Many nonlinear models have been proposed to forecast groundwater level. However, the evidence of chaos in groundwater levels in landslide has not been explored. In addition, linear correlation analyses are used to determine the input and output variables for the nonlinear models. Linear correlation analyses are unable to capture the nonlinear relationships between the input and output variables. This paper proposes to use chaos theory to select the input and output variables for nonlinear models. The nonlinear model is constructed based on support vector machine (SVM). The parameters of SVM are obtained by particle swarm optimization (PSO). The proposed PSO-SVM model based on chaos theory (chaotic PSO-SVM) is applied to predict the daily groundwater levels in Huayuan landslide and the weekly, monthly groundwater levels in Baijiabao landslide in the Three Gorges Reservoir Area in China. The results show that there are chaos characteristics in the groundwater levels. The linear correlation analysis based PSO-SVM (linear PSO-SVM) and chaos theory-based back-propagation neural network (chaotic BPNN) are also applied for the purpose of comparison. The results show that the chaotic PSO-SVM model has higher prediction accuracy than the linear PSO-SVM and chaotic BPNN models for the test data considered.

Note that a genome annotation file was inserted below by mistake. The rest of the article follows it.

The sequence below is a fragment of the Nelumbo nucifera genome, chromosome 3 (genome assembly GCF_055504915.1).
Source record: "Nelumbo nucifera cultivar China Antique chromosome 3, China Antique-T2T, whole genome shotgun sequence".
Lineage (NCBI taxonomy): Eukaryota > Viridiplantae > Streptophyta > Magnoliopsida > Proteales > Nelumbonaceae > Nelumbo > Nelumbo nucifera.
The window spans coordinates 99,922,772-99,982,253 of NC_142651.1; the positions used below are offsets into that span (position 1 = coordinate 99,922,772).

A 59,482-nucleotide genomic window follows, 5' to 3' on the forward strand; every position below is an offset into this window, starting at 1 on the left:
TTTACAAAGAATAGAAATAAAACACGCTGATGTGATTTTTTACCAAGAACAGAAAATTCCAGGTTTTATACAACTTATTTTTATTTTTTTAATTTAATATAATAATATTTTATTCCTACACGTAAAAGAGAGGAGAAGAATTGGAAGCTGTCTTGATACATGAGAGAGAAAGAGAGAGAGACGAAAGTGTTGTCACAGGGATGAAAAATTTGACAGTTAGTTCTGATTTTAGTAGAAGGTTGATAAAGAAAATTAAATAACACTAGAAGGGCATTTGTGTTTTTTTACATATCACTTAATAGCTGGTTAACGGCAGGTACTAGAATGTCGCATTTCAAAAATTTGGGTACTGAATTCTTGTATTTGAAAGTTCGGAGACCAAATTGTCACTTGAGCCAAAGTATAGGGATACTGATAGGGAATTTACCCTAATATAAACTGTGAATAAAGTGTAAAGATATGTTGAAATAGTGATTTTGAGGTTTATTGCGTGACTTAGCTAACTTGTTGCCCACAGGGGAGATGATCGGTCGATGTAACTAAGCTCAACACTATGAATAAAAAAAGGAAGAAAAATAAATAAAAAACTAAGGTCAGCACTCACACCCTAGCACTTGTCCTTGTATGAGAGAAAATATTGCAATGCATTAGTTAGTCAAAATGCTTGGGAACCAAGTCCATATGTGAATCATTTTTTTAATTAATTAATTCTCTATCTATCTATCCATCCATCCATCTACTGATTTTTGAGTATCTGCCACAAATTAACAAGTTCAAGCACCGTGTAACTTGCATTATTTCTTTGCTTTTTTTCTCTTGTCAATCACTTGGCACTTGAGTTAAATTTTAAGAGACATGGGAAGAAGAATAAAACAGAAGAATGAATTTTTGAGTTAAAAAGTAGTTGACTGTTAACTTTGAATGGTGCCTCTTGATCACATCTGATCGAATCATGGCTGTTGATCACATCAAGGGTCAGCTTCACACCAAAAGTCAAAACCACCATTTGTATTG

INTRODUCTION

There are many landslides in the Three Gorges Reservoir Area especially after the impoundment of the Three Gorges Reservoir. The instability of many reservoir landslides has been related to the dramatic changes in the groundwater seepage field (Asch et al. 2009; Zhang et al. 2012). Therefore, the prediction of groundwater levels is of critical importance for landslide prevention (Keqiang et al. 2015).

Generally speaking, groundwater level prediction models include physically based and data-based models (Adamowski & Chan 2011). Some physically based models such as the ARX model (Knotters & Bierkens 2000), process-based spatio-temporal model (Schmidt & Dikau 2004) or the water-table fluctuation method (Park & Parker 2008) have been used to simulate and forecast the processes of groundwater level fluctuation. However, physically based models have practical limitations (Knotters & Bierkens 2000, 2002; Nourani et al. 2007). For example, spatial variations and the uncertainty of hydrological investigation also have negative effects on the accuracy of physically based models. Knotters & Bierkens (2001) provided a regionalized ARX model to determine parameters for physically based models considering spatial variability.